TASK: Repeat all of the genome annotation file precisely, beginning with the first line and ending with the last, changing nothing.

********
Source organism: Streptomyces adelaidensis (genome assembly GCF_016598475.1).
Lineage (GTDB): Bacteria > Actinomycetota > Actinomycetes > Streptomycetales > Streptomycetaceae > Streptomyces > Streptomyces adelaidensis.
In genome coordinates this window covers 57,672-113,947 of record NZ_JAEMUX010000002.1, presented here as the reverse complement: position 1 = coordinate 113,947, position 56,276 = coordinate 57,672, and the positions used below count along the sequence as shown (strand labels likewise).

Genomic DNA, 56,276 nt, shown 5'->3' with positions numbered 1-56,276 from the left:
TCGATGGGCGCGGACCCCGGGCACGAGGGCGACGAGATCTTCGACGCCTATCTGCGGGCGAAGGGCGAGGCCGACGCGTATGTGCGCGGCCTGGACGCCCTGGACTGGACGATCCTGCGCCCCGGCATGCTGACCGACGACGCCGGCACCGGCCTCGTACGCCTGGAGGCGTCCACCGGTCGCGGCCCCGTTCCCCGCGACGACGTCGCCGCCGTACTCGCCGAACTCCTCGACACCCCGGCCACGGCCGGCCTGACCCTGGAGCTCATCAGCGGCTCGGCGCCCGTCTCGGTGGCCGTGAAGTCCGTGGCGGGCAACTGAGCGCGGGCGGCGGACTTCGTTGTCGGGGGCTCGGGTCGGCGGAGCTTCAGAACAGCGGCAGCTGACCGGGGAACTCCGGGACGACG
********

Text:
Source organism: Streptomyces adelaidensis (genome assembly GCF_016598475.1).
Lineage (GTDB): Bacteria > Actinomycetota > Actinomycetes > Streptomycetales > Streptomycetaceae > Streptomyces > Streptomyces adelaidensis.
In genome coordinates this window covers 57,672-113,947 of record NZ_JAEMUX010000002.1, presented here as the reverse complement: position 1 = coordinate 113,947, position 56,276 = coordinate 57,672, and the positions used below count along the sequence as shown (strand labels likewise).

Genomic DNA, 56,276 nt, shown 5'->3' with positions numbered 1-56,276 from the left:
TCGATGGGCGCGGACCCCGGGCACGAGGGCGACGAGATCTTCGACGCCTATCTGCGGGCGAAGGGCGAGGCCGACGCGTATGTGCGCGGCCTGGACGCCCTGGACTGGACGATCCTGCGCCCCGGCATGCTGACCGACGACGCCGGCACCGGCCTCGTACGCCTGGAGGCGTCCACCGGTCGCGGCCCCGTTCCCCGCGACGACGTCGCCGCCGTACTCGCCGAACTCCTCGACACCCCGGCCACGGCCGGCCTGACCCTGGAGCTCATCAGCGGCTCGGCGCCCGTCTCGGTGGCCGTGAAGTCCGTGGCGGGCAACTGAGCGCGGGCGGCGGACTTCGTTGTCGGGGGCTCGGGTCGGCGGAGCTTCAGAACAGCGGCAGCTGACCGGGGAACTCCGGGACGACG